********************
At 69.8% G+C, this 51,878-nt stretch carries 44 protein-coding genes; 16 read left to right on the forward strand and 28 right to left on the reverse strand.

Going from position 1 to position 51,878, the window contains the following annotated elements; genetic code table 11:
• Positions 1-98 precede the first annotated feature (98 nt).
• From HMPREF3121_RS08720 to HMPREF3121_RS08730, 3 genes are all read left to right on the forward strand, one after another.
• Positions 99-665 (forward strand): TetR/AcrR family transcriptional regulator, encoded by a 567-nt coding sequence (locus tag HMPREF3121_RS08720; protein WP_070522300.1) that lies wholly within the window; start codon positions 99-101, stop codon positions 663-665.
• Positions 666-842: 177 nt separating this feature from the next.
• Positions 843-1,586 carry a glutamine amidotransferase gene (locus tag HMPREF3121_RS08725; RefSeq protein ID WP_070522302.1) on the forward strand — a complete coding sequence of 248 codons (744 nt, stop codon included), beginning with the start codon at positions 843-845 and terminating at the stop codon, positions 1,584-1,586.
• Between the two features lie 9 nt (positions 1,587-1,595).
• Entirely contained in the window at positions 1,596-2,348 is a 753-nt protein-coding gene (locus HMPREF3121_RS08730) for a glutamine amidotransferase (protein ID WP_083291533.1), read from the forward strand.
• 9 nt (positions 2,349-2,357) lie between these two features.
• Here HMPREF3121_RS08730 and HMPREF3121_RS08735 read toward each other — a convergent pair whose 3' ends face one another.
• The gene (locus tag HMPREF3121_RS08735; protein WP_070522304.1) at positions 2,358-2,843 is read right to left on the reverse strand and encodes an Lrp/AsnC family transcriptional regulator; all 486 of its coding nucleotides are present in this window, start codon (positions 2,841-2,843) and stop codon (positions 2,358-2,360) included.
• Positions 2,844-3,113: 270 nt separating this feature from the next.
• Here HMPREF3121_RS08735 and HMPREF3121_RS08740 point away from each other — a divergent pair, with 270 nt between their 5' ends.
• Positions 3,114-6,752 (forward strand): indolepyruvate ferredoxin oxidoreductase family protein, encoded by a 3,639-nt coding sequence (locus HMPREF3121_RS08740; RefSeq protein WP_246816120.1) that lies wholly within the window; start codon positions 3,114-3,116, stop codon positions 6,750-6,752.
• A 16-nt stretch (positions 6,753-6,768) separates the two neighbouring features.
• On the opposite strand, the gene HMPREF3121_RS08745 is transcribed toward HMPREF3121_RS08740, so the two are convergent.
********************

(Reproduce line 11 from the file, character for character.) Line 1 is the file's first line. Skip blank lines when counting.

• Here HMPREF3121_RS08730 and HMPREF3121_RS08735 read toward each other — a convergent pair whose 3' ends face one another.